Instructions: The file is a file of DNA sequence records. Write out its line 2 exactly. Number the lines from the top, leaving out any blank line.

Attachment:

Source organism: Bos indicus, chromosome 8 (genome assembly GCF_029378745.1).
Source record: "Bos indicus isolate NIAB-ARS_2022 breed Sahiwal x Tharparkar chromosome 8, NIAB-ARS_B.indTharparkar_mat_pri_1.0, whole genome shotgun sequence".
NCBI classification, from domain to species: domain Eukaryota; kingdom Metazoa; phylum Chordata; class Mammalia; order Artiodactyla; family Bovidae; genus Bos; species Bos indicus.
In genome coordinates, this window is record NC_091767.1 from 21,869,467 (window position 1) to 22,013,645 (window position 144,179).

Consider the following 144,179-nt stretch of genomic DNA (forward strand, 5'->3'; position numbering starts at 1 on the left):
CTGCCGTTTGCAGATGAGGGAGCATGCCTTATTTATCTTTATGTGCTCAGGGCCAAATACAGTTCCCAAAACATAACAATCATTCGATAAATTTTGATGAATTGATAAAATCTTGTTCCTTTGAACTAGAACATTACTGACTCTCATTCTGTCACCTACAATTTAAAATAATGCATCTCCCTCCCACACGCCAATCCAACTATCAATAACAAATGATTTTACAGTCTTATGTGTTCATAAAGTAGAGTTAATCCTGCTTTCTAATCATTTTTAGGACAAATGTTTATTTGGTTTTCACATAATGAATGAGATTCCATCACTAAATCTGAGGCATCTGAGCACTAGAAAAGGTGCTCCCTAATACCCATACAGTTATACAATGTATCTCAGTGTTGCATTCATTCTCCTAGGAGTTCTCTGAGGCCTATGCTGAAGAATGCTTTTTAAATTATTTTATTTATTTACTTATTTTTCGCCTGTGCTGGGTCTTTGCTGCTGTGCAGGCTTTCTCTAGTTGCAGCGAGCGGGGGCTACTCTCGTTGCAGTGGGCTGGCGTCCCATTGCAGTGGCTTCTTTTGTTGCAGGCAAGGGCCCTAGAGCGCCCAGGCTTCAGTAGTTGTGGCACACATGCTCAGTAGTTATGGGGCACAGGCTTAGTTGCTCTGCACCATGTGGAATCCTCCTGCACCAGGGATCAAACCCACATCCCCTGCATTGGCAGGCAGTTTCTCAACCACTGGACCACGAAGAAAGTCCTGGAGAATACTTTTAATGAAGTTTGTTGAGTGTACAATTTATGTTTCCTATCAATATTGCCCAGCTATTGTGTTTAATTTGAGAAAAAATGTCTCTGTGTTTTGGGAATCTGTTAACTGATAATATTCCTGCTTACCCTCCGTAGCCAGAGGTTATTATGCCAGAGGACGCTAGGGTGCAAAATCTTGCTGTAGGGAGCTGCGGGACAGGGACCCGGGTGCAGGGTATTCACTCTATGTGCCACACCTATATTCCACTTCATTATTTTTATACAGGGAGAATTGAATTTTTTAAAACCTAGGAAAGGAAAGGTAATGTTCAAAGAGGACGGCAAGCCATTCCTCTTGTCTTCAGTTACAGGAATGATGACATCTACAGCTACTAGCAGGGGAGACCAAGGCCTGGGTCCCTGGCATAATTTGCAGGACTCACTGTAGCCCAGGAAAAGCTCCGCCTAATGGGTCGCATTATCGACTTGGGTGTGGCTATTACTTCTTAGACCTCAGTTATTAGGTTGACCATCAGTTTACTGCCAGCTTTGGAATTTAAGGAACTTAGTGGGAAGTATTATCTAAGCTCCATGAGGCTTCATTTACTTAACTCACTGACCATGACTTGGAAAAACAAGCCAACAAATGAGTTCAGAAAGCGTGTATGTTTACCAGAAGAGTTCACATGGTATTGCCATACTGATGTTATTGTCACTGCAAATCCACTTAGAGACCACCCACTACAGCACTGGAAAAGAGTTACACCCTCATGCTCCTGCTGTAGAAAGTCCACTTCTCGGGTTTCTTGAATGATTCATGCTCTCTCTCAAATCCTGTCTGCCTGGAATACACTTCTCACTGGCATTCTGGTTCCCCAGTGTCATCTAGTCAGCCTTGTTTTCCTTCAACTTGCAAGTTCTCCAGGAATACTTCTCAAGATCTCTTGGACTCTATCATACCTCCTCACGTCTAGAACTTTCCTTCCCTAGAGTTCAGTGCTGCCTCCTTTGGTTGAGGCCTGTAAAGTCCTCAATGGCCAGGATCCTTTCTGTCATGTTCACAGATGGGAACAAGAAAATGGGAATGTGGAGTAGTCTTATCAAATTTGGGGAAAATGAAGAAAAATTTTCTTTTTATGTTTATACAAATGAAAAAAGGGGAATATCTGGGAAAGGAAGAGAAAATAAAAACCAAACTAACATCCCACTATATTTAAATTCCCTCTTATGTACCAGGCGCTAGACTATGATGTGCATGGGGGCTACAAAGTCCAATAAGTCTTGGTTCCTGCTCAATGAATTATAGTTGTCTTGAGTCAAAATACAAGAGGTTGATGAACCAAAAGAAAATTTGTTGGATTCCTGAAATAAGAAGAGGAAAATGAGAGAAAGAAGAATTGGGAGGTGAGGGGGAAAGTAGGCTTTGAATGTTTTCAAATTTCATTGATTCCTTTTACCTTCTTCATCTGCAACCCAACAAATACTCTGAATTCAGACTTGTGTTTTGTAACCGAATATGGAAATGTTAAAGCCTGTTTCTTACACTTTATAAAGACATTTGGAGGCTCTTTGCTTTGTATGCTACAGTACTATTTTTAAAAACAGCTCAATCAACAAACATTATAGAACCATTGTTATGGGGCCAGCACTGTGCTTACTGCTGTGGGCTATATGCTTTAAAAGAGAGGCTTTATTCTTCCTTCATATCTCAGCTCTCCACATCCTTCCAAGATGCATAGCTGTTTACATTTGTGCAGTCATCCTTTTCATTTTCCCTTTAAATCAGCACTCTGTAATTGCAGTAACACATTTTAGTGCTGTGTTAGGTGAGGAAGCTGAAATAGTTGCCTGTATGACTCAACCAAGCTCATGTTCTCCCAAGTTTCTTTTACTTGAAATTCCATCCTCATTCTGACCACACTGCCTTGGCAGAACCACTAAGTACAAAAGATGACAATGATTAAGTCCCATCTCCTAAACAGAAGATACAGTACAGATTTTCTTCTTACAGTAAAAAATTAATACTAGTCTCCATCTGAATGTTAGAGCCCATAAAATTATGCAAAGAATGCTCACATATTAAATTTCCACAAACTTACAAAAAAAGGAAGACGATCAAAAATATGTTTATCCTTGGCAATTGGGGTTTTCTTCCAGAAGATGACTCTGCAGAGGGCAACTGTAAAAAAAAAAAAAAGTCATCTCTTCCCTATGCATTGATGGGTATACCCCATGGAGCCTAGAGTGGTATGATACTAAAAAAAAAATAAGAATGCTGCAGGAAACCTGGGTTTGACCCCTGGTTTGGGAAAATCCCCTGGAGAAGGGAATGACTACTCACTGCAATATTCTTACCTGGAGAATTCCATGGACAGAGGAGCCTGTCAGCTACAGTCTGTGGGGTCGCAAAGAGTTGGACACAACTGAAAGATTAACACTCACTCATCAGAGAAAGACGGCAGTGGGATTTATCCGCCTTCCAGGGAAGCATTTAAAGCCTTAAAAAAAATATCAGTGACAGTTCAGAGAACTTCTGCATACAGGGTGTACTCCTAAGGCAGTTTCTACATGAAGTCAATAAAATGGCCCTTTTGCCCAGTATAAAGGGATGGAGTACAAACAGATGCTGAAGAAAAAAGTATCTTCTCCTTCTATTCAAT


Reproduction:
Source record: "Bos indicus isolate NIAB-ARS_2022 breed Sahiwal x Tharparkar chromosome 8, NIAB-ARS_B.indTharparkar_mat_pri_1.0, whole genome shotgun sequence".